Ecoinformatics To Evaluate the Environmental Health and Management of Coral Reef EcosystemsEPA Grant Number: FP917096
Title: Ecoinformatics To Evaluate the Environmental Health and Management of Coral Reef Ecosystems
Investigators: Franklin, Erik Charles
Institution: University of Hawaii at Manoa
EPA Project Officer: Packard, Benjamin H
Project Period: August 23, 2010 through August 22, 2013
Project Amount: $111,000
RFA: STAR Graduate Fellowships (2010) RFA Text | Recipients Lists
Research Category: Academic Fellowships , Fellowship - Emerging Environmental Approaches: Informatics
The objective of this research is to use an ecoinformatics approach to integrate empirical observations of coral species with environmental and anthropogenic covariates to model spatially-explicit coral distributions for biocriteria evaluation, climate change studies, and marine spatial planning.
A key challenge in the effective management of coral reef ecosystems is determining appropriate biocriteria for the evaluation of ecosystem condition and then translating those criteria from small-scale studies of distribution and dynamics to the regional scale of management action. This research applies an ecoinformatics approach that incorporates theory, models, and data to evaluate the environmental condition and management of coral reefs in the Hawaiian Archipelago.
This research will synthesize Hawaiian archipelago-wide data of coral reef surveys and develop continuous spatial models based on ecological niche modeling approaches for the dominant coral species. These data will be used to evaluate and enhance existing coral reef biocriteria approaches. Further, the species distribution data will be coupled with a climate forecast model to evaluate potential responses to climate change. Finally, the continuous maps of coral species distribution as well as environmental and anthropogenic covariate layers will be used with spatial-optimization routines to evaluate patterns of resilient marine landscapes in Hawaii.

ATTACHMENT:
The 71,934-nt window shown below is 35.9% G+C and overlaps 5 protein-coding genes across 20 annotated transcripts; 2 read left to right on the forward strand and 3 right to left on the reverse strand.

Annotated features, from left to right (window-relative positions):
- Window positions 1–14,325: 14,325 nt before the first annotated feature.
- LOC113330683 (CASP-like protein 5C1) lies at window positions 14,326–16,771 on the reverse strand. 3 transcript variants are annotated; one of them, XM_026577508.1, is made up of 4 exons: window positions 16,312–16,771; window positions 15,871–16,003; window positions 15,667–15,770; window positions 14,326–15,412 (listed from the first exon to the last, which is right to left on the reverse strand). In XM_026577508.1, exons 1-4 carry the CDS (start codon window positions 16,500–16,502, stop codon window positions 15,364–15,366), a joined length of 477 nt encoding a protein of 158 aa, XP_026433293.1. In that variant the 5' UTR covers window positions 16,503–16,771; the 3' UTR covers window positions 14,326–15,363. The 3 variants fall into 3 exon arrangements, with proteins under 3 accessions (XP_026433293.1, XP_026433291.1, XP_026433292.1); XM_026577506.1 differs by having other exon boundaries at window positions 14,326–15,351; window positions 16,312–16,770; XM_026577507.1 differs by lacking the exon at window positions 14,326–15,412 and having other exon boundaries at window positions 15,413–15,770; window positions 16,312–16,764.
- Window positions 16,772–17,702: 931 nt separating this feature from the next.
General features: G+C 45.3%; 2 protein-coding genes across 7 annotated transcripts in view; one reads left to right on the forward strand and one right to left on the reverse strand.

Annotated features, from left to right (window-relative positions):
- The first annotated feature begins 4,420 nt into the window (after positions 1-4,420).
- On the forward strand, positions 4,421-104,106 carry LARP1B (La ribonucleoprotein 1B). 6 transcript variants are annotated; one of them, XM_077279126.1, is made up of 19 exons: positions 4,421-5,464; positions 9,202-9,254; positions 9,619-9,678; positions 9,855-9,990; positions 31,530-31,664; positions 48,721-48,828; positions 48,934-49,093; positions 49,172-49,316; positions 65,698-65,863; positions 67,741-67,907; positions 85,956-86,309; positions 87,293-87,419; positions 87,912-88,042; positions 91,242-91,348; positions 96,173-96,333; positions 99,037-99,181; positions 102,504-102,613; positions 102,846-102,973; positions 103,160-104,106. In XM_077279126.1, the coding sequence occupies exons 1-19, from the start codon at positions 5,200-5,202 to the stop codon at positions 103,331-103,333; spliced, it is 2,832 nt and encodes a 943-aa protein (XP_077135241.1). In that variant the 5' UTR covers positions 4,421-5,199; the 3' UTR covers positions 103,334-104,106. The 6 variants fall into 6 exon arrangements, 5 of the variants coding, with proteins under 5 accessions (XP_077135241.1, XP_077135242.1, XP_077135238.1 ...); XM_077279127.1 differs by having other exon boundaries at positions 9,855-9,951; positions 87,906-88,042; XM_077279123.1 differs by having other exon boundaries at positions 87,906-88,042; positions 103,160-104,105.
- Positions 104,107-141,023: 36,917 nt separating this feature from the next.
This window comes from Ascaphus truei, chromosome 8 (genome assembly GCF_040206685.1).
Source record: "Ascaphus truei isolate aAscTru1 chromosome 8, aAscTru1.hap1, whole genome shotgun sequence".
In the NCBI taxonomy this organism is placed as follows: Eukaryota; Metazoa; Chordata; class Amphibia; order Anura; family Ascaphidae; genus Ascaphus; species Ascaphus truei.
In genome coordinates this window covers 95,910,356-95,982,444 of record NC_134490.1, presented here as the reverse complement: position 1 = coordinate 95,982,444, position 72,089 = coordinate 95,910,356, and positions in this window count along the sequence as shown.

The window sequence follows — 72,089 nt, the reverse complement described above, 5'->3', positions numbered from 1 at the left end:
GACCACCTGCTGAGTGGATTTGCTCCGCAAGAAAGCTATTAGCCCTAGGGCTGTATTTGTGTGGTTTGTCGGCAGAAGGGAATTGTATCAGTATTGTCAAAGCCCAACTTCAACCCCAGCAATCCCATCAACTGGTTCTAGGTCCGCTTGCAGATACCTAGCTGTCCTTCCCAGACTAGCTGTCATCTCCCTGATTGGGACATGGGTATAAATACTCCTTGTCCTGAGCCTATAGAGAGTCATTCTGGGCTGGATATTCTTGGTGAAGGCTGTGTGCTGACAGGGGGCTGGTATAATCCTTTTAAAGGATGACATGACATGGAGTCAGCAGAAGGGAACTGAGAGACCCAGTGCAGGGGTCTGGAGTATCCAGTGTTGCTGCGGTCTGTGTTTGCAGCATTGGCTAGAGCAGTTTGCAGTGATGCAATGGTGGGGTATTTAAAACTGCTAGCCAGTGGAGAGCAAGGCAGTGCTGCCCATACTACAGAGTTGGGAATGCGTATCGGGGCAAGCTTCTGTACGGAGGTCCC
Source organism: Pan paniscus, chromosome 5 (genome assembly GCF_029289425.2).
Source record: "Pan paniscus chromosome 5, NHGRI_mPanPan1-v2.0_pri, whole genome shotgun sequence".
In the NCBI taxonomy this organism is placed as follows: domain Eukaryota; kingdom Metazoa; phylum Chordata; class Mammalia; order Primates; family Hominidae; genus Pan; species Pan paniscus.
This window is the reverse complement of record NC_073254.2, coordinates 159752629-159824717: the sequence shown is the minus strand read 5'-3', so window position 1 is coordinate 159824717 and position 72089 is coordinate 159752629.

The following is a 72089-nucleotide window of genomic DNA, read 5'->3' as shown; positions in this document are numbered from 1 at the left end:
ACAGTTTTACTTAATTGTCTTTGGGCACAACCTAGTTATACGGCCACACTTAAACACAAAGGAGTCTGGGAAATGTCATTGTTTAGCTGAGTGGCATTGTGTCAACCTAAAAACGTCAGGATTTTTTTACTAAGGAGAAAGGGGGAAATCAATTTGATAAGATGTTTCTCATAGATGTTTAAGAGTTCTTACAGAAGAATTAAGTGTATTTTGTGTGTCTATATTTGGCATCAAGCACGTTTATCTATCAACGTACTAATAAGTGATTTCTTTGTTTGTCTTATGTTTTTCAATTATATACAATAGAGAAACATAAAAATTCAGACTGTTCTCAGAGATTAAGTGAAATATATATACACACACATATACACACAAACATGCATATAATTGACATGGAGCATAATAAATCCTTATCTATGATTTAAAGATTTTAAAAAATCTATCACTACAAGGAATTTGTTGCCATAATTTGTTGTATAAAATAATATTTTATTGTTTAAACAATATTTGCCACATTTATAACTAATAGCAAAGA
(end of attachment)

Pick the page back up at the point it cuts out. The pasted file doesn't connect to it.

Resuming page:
It is anticipated that this research will generate four significant products: (1) A Hawaiian Archipelago-wide GIS database of coral distribution, benthic community data, fish surveys, and other data gathered by CRAMP, NPS (National Park Service), various divisions in NOAA, the Hawaii Division of Aquatic Resources, and other sources into a single GIS database; (2) Validated, predictive, and spatially continuous maps of coral species distribution throughout the HA; (3) A validated Ecological Gradient Model for coral reef biocriteria in the Northwestern Hawaiian Islands to extend the model development in the Main Hawaiian Islands; and (4) Prediction of coral community (biocriteria) response to climate change throughout the Hawaiian Archipelago, based on known and predicted coral distributions and the COMBO model. This work will be submitted for publication in scholarly journals as appropriate. For dissemination to managers and the public, we will take advantage of the relationships that HIMB has developed throughout Hawai’i: a research partnership with the state and federal managers of the NWHI, collaborations with the Hawai’i Division of Aquatic Resources, ongoing public presentations at the Bishop Museum and Hanauma Bay Visitor Center, citizen science collaborations with ReefCheck “Eyes of the Reef”, and ongoing visitor tours and outreach onsite at Coconut Island. In addition to these products and outreach efforts, University of Hawai’i is a Native Hawaiian and Pacific Islander serving institution and Dr. Jokiel has an excellent track record in mentoring local students.
Potential to Further Environmental/Human Health Protection
Human populations in coastal tropical areas rely intimately on the diverse goods and services provided by coral reef ecosystems. This research explores the development of a holistic approach of theory, data, and models to evaluate the condition and dynamics of these systems to support their sustainable management in a changing world.